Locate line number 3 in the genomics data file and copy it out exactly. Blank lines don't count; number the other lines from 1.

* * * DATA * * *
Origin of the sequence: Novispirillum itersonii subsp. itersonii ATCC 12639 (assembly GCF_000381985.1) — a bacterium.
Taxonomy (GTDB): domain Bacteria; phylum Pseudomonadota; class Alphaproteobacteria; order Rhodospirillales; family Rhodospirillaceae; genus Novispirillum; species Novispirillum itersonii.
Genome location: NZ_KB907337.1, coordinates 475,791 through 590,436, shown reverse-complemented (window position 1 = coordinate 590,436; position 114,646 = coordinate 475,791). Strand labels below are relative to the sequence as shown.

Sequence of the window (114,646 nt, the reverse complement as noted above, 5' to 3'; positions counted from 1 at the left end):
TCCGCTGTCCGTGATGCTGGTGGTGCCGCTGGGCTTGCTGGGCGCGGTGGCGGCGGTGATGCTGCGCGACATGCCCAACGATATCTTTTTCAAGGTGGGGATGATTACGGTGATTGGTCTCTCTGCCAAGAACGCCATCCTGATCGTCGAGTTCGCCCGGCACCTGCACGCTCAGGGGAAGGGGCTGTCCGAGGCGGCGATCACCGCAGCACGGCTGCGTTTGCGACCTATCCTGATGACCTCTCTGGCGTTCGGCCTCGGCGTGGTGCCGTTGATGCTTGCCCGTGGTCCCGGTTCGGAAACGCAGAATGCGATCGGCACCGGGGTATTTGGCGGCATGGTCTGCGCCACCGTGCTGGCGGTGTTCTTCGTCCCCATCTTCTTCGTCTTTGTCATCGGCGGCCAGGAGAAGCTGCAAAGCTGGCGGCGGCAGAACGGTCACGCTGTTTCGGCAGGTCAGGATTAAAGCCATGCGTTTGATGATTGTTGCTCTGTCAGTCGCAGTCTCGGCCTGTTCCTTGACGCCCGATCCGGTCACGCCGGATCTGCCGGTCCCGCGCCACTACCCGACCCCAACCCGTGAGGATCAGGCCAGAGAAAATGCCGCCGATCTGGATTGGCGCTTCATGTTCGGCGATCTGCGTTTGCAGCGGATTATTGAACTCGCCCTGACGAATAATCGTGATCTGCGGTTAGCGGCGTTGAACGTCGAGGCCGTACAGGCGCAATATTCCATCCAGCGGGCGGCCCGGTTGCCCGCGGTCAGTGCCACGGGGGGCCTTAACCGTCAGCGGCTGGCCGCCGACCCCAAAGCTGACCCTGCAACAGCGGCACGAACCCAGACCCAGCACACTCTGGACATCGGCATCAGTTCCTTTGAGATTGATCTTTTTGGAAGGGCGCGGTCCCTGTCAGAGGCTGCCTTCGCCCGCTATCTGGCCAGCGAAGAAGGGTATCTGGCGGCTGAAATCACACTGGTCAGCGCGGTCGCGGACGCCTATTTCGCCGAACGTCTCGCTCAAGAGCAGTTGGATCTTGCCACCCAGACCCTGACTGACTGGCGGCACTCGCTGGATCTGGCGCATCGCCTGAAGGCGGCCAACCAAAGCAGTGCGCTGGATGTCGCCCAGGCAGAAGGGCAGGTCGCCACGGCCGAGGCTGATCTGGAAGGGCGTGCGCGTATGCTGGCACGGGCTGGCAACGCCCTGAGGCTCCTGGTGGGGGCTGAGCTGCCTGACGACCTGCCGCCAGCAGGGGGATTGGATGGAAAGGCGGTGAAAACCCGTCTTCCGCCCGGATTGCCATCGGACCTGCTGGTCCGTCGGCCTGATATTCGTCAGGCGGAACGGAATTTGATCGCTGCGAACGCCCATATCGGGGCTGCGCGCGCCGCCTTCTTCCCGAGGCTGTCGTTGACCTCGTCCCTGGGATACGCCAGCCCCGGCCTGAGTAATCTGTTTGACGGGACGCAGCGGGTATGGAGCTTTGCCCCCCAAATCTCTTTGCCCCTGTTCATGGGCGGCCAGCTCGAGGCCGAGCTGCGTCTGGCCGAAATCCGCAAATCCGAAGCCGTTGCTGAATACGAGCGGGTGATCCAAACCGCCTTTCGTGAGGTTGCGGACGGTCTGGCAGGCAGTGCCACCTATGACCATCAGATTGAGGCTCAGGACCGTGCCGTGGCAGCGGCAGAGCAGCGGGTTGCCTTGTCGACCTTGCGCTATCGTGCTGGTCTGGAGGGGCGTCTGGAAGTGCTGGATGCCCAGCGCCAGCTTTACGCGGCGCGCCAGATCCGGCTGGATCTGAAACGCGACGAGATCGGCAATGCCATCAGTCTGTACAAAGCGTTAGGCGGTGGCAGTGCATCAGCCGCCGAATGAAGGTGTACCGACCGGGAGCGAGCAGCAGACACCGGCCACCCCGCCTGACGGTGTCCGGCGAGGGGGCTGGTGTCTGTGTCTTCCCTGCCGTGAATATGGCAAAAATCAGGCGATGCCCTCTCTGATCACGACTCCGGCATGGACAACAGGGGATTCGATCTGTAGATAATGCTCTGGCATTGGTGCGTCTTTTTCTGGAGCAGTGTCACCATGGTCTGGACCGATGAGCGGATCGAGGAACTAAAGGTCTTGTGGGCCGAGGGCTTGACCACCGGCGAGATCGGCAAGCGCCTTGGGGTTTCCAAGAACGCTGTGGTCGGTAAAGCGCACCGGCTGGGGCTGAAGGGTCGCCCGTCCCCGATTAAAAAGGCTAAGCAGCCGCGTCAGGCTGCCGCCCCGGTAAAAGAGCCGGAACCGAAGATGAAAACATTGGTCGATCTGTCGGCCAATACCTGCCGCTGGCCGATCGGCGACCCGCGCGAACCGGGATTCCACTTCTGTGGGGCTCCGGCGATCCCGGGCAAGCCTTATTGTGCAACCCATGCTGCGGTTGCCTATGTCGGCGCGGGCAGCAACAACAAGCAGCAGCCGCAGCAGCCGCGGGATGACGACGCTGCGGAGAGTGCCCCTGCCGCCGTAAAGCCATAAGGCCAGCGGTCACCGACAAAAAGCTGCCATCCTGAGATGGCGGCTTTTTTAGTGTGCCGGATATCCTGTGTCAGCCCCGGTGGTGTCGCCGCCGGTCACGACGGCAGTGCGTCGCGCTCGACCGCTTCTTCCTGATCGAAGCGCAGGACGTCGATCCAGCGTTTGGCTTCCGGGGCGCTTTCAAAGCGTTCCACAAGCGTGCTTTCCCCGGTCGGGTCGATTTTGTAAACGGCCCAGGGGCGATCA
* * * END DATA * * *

Genome location: NZ_KB907337.1, coordinates 475,791 through 590,436, shown reverse-complemented (window position 1 = coordinate 590,436; position 114,646 = coordinate 475,791). Strand labels below are relative to the sequence as shown.